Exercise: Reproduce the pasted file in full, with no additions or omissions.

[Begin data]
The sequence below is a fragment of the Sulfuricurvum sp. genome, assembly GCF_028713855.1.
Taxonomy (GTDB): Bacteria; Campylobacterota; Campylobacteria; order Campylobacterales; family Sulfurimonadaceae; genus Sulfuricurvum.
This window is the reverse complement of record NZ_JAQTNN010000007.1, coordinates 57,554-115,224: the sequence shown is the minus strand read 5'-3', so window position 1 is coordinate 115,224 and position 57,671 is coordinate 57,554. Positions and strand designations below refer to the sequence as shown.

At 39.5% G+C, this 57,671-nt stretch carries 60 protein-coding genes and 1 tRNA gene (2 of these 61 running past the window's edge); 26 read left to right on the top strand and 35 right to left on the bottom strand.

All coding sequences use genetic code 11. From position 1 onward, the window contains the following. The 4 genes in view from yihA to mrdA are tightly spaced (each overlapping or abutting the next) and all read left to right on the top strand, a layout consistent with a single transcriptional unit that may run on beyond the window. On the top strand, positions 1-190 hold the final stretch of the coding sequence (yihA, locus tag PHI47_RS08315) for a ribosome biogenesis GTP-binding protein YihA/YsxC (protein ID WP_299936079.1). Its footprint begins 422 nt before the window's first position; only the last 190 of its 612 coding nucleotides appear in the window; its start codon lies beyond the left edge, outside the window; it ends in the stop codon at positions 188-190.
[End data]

The sequence below is a fragment of the Sulfuricurvum sp. genome, assembly GCF_028713855.1.
Taxonomy (GTDB): Bacteria; Campylobacterota; Campylobacteria; order Campylobacterales; family Sulfurimonadaceae; genus Sulfuricurvum.
This window is the reverse complement of record NZ_JAQTNN010000007.1, coordinates 57,554-115,224: the sequence shown is the minus strand read 5'-3', so window position 1 is coordinate 115,224 and position 57,671 is coordinate 57,554. Positions and strand designations below refer to the sequence as shown.

At 39.5% G+C, this 57,671-nt stretch carries 60 protein-coding genes and 1 tRNA gene (2 of these 61 running past the window's edge); 26 read left to right on the top strand and 35 right to left on the bottom strand.

All coding sequences use genetic code 11. From position 1 onward, the window contains the following. The 4 genes in view from yihA to mrdA are tightly spaced (each overlapping or abutting the next) and all read left to right on the top strand, a layout consistent with a single transcriptional unit that may run on beyond the window. On the top strand, positions 1-190 hold the final stretch of the coding sequence (yihA, locus tag PHI47_RS08315) for a ribosome biogenesis GTP-binding protein YihA/YsxC (protein ID WP_299936079.1). Its footprint begins 422 nt before the window's first position; only the last 190 of its 612 coding nucleotides appear in the window; its start codon lies beyond the left edge, outside the window; it ends in the stop codon at positions 188-190.